I just spent 8 lines saying “ARROW’D!”

The next stanza seems to include some directed, personal information – but it’s really a trick. Hobbe’s persona is Scottish, so “Skillful Scot/Skuli of the bow” seems to be a direct reference. However, the form I’ve chosen only requires “skillful” and “skuli” to alliterate with each other. I could replace “Scot” with literally any other adjective and still fulfill the requirements of the metric. This is an example of a stock phrase which has been drop-in adapted to fit my need.

Hell, it doesn’t even have to be an archer – I could change “Skuli of the bow” to “Skuli of the spear” or “arrow” or “ship” or just about anything else, and completely alter the context. “Skillful [descriptor]/Skuli of the [noun]” is a perfect example of a literary trope that can be applied almost anywhere.

“Yew of Snows” is a very common pattern when kenning warriors; [tree] of [noun] is used in countless places. In this case, I used “yew” because it’s used to make bows. That was the extent of the thought that went into that image.

The only part of the poem that actually took composition was “Hobbe Yonge/hobbles Sutung.” Here is how I personalized the poem: I just dropped the recipient’s name into it. That’s it. One instance of name-dropping framed by generic stock descriptions of an archer, and suddenly I’m a skilled poet writing high praise. I could change “Hobbe Yonge” to a different name or direct reference to another person; I would have to change the upcoming line to fit the metrical rule, but it’s doable. Here are some examples:

“Peter Olsen/pounds on Suttung”
“Red rover/reddens Suttung”
“Harald the Fair/harries Suttung”

The whole poem represents a couple of minute’s worth of compositional thought, if that.

The thing that makes it special, then, is that I was inspired to write it by the deeds of the person being praised. It’s a lot like a boxer or martial artist – the components you learn are simple, but the way you assemble them is what makes you an innovative fighter. In the same way, directing these tropes at someone, assembling them appropriately, and making some minor modifications are the hallmark of the poet. The reason I assembled them is that there was a person who needed to be praised; the praise is in the assembling, and name-dropping ensures that the person is remembered for eternity.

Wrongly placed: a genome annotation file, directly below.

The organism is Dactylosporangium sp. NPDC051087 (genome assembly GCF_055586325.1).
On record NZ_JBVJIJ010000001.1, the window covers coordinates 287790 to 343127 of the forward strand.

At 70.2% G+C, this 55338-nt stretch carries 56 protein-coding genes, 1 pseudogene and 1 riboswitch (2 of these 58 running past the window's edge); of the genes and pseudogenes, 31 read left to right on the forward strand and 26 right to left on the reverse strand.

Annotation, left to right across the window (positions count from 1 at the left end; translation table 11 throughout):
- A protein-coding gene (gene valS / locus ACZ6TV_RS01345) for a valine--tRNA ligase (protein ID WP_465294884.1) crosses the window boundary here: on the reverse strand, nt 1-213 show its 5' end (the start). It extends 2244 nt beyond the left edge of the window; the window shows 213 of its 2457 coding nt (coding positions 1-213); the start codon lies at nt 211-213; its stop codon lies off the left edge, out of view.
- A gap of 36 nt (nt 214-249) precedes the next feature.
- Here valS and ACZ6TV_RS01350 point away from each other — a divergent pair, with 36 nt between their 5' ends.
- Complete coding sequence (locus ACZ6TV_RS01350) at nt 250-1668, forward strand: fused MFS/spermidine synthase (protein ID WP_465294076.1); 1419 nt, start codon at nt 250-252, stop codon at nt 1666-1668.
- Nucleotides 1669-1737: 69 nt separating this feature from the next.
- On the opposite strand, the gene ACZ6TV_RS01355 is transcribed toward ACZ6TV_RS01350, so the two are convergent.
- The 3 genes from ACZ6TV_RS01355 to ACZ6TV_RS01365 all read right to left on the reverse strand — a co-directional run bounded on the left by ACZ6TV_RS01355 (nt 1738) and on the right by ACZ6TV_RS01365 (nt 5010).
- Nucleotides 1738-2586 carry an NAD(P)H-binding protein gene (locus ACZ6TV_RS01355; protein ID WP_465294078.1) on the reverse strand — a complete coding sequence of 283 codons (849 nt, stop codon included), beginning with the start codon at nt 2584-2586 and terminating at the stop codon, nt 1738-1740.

This holds true even in more elaborate poems:

Quill-wielder – the willing-field of
water-steed thought-reeded
bears the marking – tearing-bark of
bale-eating ale-meter
stands as stone-face land of honed-much
stave-birds’ graven word-cuts –
wise-elm’s eyes-helm of
adder-cauldron – a skald gladdened.

Follow the link for an explanation. Here, I’ve kenned nearly every noun and verb in the poem, and inlaid two thoughts into a main thesis. Nigh-incomprehensible and dense with kennings – this is the work of the skalds. I wrote this for this geek who made a scroll for me – she’s pretty cool – and I chose to write it in one of the most complex metrical forms.

Yet even here, with all these kennings, there is only one identifying one: “adder-cauldron,” a reference to the toxic dye verdigris that the scribe in question researched expressly for the project. That’s literally it. Everything else in the poem is just a reference to a scribe in general. It could apply to almost anyone who has crafted a scroll. Some of the kennings contain deeper references which have more meaning in context – “bale-eating ale-meter” means “goat,” but refers more specifically to a legendary goat, which is a reference to the storied goat hide on which the scroll was penned.

This is yet another example of the necessity of context in making a skaldic poem personal. Change one kenning and the poem can be directed at someone else – but because it was directed where it was, it carries a little additional meaning.

As a skald, it’s important to be conversant in kennings and their construction; the use of kennings is necessary to be able to write this kind of poetry the way it was written to its audience 1000 years ago.

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When you get right down to it, skalds seemed to make heavy use of commonly-understood tropes in order to call up related experiences in the audience, evoking an emotional reaction to a specific situation using stock phrases and concepts assembled ad-hoc with the occasional bit of specific information. You can write many verses knowing very little about a subject – because the entire point is to take a long time saying a few things as elaborately as possible. I can write a poem in a matter of minutes with very little information – I just use lots of kennings that say the same thing in different ways.

The best skalds were those who had the largest vocabularies, and could thus praise almost anyone for almost anything at almost any time. The pieces were transient and ephemeral, but the tropes they used endured beyond them. Tying the subject together with a timeless framework was a method of giving lasting word-fame.